Having the humility to not know, and to sit in that space, is what will allow us to discover a new story.
From Charles’ presentation at the Science & Nonduality conference. Watch the full video here: https://youtu.be/Otyt-Moj-5g
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You can access a transcription of this talk here or below. Thank you to Eva Jasmijn Gunnewick!
Humility and Allowing Ourselves to Not Know
Transcript of Charles Eisenstein’s Talk
I ask indigenous people sometimes, “What do you think about climate change?” and they say things like, “It’s because we stopped doing the ceremonies around the world.” Or they say, “It’s because you’ve taken too many metals from the tropics and exported them to the northern hemisphere and that interferes with the earth’s energetics.” Or they say, “It’s because you stole the gold from the mountains and the gold is the soul of the mountains. And without their soul, how could they effectively administer the land?” Or they say, “It’s because you’re sucking out too much water and the river no longer reaches the sea. So how does the ocean know what the land needs?”
And these seem like quaint unscientific superstitions and we know better than that, don’t we? But our confidence that we know better than that is crumbling. Because if we really knew better, we probably wouldn’t be in a crisis that is bewildering to us. So I would like to see a little bit of humility in our culture, which comes from humiliation, which comes from failure, and that moment of “I don’t know”. Underneath the “I don’t know” is knowledge, that can only grow when we allow ourselves not to know. And then things become possible, that are not possible from the worldview and the technologies that come from the cult of quantity and the story of separation, the story that we are separate beings in a world of other. What can come from those is very limited. Powerful in its realm, appropriate in its realm, but insufficient to the task before us.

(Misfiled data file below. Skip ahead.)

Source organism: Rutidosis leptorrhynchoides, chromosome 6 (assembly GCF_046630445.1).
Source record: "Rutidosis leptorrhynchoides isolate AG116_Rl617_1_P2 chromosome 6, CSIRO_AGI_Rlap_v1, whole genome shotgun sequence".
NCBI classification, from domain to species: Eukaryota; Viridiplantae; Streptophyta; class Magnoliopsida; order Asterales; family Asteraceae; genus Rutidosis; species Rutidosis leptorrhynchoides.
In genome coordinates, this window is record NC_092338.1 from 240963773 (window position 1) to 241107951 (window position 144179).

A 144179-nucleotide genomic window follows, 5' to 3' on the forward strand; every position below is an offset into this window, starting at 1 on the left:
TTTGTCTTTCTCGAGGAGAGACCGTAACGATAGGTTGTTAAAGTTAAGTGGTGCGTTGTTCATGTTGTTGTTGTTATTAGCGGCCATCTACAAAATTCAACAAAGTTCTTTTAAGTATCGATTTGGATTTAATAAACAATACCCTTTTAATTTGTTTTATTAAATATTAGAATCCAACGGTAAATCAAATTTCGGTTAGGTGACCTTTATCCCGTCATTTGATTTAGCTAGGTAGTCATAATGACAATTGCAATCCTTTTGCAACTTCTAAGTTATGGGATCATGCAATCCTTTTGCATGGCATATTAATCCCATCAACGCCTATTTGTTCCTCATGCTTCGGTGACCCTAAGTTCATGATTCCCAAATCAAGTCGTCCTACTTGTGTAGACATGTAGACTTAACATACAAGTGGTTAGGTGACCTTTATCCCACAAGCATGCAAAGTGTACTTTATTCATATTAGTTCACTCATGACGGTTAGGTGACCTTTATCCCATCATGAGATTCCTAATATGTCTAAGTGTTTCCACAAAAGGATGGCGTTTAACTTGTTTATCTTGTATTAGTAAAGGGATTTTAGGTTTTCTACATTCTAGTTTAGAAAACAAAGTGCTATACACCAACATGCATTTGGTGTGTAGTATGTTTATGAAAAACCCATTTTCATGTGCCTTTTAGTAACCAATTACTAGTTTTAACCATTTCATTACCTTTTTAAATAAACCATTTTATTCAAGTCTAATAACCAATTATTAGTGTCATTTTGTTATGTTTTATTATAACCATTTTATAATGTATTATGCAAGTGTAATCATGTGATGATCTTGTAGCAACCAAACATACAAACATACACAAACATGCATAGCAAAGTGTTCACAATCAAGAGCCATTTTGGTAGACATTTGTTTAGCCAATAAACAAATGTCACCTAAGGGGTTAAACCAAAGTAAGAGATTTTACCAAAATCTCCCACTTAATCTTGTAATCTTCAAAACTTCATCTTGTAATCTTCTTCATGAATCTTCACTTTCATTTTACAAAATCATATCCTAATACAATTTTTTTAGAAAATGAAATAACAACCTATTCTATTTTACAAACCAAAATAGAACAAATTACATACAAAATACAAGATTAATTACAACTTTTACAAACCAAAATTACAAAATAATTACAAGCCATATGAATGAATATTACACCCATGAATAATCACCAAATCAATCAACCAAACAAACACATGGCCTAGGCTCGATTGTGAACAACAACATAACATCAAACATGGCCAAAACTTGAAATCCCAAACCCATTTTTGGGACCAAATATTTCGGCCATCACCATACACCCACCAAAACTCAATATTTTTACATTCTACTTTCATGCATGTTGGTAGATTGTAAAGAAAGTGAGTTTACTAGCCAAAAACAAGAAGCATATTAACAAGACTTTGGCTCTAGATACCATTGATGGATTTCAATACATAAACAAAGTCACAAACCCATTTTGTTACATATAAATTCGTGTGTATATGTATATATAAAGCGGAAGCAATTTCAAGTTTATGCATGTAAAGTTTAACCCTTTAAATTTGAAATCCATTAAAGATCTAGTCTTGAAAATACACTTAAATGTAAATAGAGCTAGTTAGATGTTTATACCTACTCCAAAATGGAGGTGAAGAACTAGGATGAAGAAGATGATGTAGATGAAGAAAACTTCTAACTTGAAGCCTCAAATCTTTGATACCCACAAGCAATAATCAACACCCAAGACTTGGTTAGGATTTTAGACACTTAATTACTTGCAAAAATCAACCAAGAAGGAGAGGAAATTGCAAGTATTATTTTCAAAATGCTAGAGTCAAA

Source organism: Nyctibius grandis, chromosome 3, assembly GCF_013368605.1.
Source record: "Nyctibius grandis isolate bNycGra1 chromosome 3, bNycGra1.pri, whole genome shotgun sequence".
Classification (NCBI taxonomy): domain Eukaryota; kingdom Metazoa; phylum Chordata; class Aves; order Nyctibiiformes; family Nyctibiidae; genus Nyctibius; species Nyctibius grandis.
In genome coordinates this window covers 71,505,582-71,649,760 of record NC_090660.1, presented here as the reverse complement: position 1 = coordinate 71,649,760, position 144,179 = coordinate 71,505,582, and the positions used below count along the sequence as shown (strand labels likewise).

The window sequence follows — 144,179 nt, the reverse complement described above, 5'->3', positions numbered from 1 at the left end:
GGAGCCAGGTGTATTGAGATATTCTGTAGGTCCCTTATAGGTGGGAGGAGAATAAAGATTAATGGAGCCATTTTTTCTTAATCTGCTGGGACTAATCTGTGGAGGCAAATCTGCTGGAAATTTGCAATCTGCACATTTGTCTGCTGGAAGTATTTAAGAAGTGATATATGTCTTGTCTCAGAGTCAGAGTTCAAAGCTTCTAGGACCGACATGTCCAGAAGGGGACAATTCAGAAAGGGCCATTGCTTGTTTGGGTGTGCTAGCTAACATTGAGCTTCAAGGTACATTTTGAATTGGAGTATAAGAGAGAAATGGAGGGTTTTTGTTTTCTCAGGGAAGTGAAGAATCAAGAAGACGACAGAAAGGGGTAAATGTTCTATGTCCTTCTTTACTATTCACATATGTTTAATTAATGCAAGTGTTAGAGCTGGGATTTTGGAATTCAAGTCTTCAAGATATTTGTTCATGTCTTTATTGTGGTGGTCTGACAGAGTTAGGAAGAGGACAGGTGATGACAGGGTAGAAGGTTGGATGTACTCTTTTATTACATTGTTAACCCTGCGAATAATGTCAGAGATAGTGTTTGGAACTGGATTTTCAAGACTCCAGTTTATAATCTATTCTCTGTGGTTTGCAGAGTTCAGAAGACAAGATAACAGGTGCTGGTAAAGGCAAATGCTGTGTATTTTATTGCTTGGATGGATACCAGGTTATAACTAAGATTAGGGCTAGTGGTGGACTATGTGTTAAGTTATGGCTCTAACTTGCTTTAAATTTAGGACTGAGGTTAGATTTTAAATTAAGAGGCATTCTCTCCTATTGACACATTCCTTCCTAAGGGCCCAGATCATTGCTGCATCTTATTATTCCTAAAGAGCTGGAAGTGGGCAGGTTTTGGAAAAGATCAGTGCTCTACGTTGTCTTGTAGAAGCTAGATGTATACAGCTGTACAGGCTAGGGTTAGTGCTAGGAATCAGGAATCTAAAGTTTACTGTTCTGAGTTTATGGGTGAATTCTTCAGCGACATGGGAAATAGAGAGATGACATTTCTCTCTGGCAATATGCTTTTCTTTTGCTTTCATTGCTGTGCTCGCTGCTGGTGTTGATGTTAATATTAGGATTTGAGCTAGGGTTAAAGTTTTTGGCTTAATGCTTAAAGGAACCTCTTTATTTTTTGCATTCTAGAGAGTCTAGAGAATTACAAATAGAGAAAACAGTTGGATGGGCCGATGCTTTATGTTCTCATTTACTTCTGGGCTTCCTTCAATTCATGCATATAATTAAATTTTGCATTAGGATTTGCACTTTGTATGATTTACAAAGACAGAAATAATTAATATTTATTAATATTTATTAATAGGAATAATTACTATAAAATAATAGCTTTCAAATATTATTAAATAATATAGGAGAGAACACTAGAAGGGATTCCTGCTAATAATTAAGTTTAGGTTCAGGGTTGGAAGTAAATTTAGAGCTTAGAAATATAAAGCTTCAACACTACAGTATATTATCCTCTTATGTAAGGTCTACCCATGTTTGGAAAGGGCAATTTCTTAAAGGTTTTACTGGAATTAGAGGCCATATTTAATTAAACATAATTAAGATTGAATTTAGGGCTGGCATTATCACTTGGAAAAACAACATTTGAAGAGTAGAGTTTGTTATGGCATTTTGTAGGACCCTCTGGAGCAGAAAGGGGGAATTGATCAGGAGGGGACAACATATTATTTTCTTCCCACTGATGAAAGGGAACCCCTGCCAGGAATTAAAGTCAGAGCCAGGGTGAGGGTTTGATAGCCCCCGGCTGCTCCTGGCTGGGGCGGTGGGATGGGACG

I have a friend from Brazil who runs a retreat center there and he was telling me that they needed to accommodate forty more guests for their retreats and stuff, and so he hired some indigenous builders. He said, “I’m not hiring them because they are indigenous, I’m hiring them because they are really good architects.” So they came and in three weeks they built a building using only materials they found on the land. Using no metal fasteners or anything that they brought in, using no power equipment, using no measuring tapes. And they built this structure that is a perfect marriage of form and function, that keeps out the rain, yet it leads the smoke through the roof that sleeps forty people, that is warm in the winter and cool in the summer.
When he measured it, he found that it was like to in the millimeter perfect golden mean proportions. A building that architects come to see, professional architects and they begin to weep. Because there is no way that they could build this thing, especially not in three weeks. It’s so far beyond what they know how to do. And it has a living presence that is almost absent in any architecture you see today, as if civilization were in steep decline. Like why is the built environment so ugly now?
Or maybe you’ve had personal experience of healing from a condition that medical science says was impossible to heal from, that was incurable. Miracles. Miracles being something that’s impossible from an old story, and possible in a new story. That point to the existence of a new story. And when I hear those stories, I’m like, if that is possible for a body, what is possible for the body politic? What is possible for the ecological body? What are we accepting as limits? That is just the shadow of our own views.